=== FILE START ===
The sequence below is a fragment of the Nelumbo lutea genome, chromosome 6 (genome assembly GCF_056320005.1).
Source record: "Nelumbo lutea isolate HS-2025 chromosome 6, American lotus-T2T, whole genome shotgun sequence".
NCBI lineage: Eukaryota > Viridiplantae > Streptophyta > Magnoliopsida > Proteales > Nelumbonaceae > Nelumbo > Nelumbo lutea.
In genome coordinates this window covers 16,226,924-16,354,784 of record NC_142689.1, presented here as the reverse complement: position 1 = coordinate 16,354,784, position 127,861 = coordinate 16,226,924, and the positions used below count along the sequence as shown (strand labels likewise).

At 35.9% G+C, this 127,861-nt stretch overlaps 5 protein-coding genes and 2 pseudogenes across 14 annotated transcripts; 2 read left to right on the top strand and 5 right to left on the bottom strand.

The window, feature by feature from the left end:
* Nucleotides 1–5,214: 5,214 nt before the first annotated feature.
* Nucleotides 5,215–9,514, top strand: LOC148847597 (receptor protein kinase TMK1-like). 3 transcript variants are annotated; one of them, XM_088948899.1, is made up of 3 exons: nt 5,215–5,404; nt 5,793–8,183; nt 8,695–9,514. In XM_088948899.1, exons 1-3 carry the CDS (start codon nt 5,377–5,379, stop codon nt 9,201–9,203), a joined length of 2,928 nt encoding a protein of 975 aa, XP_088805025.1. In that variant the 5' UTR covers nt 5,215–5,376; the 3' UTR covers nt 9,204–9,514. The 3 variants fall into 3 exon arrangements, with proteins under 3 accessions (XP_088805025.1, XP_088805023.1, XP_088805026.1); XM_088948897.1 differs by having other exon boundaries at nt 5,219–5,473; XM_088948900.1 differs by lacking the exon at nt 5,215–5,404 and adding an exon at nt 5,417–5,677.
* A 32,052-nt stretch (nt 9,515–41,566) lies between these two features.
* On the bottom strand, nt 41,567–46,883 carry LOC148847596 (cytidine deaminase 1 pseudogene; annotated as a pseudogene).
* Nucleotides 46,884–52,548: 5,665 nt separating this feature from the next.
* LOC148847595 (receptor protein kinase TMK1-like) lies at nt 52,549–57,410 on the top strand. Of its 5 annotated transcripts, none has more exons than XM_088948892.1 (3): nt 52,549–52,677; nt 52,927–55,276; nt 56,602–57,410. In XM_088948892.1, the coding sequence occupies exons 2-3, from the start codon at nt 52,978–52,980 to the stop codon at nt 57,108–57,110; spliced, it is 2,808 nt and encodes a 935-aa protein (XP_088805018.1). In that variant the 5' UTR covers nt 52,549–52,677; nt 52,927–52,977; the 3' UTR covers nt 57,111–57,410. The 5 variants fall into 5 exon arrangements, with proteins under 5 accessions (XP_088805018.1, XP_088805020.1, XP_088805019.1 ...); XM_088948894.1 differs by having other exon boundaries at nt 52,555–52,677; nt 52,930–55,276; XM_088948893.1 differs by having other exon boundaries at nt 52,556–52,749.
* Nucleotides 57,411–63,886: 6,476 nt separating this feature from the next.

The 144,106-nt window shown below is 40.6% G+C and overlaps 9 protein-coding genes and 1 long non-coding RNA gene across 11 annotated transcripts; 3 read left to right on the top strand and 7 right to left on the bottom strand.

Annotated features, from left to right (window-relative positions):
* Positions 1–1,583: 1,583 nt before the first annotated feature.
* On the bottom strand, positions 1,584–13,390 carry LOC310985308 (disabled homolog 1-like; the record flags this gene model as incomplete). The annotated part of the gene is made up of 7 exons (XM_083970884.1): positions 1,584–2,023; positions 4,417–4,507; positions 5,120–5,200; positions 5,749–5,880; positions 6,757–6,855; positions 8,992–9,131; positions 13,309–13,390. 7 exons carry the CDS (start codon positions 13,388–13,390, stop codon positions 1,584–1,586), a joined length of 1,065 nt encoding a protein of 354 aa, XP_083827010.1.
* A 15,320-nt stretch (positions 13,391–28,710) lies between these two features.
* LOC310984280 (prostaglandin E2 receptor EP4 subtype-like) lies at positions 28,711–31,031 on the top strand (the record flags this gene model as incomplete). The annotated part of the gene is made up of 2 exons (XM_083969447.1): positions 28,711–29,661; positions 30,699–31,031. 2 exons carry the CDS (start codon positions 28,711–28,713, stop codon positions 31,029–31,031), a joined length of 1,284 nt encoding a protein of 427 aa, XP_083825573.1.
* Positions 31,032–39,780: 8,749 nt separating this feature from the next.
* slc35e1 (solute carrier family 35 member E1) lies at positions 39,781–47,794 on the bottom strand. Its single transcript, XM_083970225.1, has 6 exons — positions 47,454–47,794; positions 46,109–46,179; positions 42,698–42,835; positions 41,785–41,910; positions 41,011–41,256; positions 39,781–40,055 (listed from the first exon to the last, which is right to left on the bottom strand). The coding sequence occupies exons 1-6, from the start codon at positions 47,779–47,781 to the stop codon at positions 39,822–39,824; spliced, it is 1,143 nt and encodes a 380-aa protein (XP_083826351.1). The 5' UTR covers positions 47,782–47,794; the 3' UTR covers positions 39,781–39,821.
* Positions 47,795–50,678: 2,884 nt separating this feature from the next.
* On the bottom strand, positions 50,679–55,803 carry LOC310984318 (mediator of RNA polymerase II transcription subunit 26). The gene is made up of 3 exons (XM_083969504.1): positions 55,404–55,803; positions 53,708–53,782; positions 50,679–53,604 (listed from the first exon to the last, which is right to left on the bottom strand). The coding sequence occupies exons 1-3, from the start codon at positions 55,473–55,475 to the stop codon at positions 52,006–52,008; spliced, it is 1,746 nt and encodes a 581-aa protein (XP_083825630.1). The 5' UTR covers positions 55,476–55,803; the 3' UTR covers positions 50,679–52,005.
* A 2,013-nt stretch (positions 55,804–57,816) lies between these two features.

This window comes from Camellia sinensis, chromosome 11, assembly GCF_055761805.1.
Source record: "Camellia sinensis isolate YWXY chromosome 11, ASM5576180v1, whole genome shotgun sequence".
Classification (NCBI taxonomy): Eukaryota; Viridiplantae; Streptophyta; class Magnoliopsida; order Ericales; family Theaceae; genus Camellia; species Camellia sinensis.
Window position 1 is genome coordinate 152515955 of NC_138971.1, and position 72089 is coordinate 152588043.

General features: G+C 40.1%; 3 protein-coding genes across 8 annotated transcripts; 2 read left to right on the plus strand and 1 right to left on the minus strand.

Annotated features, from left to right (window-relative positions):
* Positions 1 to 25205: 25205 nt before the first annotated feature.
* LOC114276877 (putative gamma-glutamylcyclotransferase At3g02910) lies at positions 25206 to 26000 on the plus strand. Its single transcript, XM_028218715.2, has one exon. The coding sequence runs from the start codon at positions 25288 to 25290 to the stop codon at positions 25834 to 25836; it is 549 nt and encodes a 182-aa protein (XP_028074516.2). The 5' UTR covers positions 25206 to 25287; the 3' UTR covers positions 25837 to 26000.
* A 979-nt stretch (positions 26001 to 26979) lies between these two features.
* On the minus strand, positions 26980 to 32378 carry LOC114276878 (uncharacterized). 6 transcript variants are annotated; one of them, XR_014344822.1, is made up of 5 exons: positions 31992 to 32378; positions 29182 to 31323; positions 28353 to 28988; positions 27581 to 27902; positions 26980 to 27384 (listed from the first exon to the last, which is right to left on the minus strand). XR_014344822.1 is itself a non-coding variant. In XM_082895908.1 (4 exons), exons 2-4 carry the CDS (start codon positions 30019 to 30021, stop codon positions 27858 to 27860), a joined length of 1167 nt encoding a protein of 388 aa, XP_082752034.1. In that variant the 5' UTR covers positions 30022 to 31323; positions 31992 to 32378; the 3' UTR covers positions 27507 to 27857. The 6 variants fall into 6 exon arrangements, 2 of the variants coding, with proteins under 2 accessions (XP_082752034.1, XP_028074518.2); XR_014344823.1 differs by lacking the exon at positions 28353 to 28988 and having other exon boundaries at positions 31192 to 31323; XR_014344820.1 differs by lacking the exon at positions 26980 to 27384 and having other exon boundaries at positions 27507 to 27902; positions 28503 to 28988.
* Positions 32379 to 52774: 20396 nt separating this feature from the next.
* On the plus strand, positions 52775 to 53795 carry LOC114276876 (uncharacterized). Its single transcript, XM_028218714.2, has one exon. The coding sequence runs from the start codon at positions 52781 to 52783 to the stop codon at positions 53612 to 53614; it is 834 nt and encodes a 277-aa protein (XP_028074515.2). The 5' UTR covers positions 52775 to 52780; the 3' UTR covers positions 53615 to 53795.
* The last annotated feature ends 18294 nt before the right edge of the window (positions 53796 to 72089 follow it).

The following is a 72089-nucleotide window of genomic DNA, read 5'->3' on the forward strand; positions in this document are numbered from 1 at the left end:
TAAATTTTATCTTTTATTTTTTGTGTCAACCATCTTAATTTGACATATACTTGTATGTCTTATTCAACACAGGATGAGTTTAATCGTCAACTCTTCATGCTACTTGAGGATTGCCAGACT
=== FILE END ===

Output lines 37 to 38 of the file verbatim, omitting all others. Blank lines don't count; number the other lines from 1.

* The last annotated feature ends 18294 nt before the right edge of the window (positions 53796 to 72089 follow it).

The following is a 72089-nucleotide window of genomic DNA, read 5'->3' on the forward strand; positions in this document are numbered from 1 at the left end: